University of Minnesota Professor Lawrence Baker axed in gutting of EPA scientists

You won't have to spend any money treating the algae in Minnesota's lakes if you fire the scientists who keep trying to test it for toxins.

You won't have to spend any money treating the algae in Minnesota's lakes if you fire the scientists who keep trying to test it for toxins. Joshua Morley

University of Minnesota researcher Lawrence Baker has been consulting with the Environmental Protections Agency for the past three years, overseeing the feds’ water research with an academic eye.

It doesn’t pay very well, and the work isn’t all that sexy. It involves such things as helping rural towns test algae pollution and setting water quality regulations. Still, Baker looked at it as a service to his country.

Last month, he received notice from the EPA that he would be fired after his current term, which ends in 2018. Along with more than 40 members of the Board of Scientific Counselors, he was offered a chance to reapply. Baker did so, curious to see whether the EPA would take him back, or hire a scientist with business ties. There were those who simply walked away, he says.

The professor doesn’t see the restructuring as a huge loss, personally. The gutted Board of Scientific Counselors won’t be making its annual meeting in August to review the EPA’s new three-year research plan, so Baker’s headed to the Boundary Waters instead.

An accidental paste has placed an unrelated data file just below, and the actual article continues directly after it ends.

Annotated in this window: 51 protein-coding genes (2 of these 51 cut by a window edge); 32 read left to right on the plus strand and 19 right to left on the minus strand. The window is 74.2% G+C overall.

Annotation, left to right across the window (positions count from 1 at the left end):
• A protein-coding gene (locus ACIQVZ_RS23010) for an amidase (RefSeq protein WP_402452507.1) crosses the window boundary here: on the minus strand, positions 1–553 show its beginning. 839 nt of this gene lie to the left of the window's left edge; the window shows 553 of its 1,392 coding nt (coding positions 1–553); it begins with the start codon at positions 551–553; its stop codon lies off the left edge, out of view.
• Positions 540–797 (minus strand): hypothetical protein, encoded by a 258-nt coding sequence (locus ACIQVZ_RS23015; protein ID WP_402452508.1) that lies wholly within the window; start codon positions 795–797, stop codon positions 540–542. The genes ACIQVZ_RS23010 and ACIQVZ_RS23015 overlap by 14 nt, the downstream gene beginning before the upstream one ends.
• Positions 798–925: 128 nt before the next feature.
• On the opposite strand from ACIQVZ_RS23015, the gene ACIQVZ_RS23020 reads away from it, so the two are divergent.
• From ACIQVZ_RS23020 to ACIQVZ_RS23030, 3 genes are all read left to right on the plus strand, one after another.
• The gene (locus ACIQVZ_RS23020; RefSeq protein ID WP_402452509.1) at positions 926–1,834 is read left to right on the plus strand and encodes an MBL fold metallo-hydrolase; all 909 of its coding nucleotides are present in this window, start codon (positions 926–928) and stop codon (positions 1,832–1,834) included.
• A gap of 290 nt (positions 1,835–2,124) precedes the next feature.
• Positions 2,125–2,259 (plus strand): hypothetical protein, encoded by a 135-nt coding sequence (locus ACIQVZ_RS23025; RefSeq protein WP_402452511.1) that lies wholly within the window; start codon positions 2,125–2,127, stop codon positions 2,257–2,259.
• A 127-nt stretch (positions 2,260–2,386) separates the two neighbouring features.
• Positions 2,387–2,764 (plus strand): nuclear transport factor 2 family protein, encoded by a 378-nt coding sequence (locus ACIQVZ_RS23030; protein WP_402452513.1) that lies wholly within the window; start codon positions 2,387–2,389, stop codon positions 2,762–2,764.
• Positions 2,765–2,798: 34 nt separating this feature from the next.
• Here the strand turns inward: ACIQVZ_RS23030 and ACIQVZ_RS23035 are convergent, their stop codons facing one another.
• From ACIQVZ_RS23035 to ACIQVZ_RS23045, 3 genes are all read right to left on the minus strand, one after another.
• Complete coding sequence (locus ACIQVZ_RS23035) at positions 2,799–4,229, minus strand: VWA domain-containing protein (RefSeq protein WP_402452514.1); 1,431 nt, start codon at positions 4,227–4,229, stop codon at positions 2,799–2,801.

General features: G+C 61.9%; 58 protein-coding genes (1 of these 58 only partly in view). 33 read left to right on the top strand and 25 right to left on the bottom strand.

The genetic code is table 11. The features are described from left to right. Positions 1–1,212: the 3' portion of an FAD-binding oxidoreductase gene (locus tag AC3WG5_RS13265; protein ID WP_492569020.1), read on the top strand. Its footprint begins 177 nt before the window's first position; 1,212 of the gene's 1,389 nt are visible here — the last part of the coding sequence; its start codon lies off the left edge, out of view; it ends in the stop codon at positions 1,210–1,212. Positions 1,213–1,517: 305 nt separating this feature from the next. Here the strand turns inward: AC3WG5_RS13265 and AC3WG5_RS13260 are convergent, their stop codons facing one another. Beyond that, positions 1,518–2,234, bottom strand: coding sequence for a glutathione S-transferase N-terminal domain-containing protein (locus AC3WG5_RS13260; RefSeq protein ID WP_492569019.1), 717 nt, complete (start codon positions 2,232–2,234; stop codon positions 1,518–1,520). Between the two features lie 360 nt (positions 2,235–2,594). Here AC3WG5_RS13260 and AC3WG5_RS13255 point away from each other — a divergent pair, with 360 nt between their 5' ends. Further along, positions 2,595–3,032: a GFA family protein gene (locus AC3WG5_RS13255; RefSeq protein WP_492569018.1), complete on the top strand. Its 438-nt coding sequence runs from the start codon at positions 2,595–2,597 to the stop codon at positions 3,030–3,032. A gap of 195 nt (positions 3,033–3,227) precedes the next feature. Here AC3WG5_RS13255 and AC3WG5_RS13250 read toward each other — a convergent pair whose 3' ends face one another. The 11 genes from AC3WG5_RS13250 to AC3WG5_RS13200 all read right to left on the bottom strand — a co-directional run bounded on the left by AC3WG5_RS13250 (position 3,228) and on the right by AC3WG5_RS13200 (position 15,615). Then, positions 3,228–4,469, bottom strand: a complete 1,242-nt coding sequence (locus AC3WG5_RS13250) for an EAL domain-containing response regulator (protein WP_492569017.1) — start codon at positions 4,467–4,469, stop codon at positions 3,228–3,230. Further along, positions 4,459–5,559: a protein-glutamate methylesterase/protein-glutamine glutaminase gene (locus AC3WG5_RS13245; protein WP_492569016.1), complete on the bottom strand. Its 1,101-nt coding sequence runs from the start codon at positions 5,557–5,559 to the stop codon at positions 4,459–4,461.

The move was political, he believes -- an opportunity for the Trump administration to tell supporters how it’s draining government and reducing regulations. Just the latest in the EPA's new business model of killing itself.

In addition to axing pesky academics, the EPA under administrator Scott Pruitt has been making some major renovations to its climate change page, which has been scrubbed and “under construction” since April.

In May, Trump proposed slashing the EPA budget by $2.4 billion, which amounts to a 30 percent cut, 3,800 layoffs, and the lowest appropriation for state environmental agencies in 30 years. That includes a total shutdown of the 319 program, which provides Minnesota $2.5 million to repair polluted waters. This was quickly followed by the United States’ withdrawal from the Paris Climate Accord. 

“Cutting the people in the committee, you have to ask, ‘What is the research direction going to be?’ and ‘Who are you going to pick to fill in?’” Baker says. “The worst case scenario would be they really make it dominated with industrial people, and the industrial people are either not very good scientists, or perhaps not what we would call scientists, or have a real axe to grind.”

It’s difficult to tell what the longterm effects will be, Baker says. It depends on the real motivation for targeting the Board of Scientific Counselors -- whether it’s a real effort to dismantle further regulation by directing how the EPA’s research goes in the future, or just a bit of political posturing for right-wing Trump supporters before things settle down to the way they always were.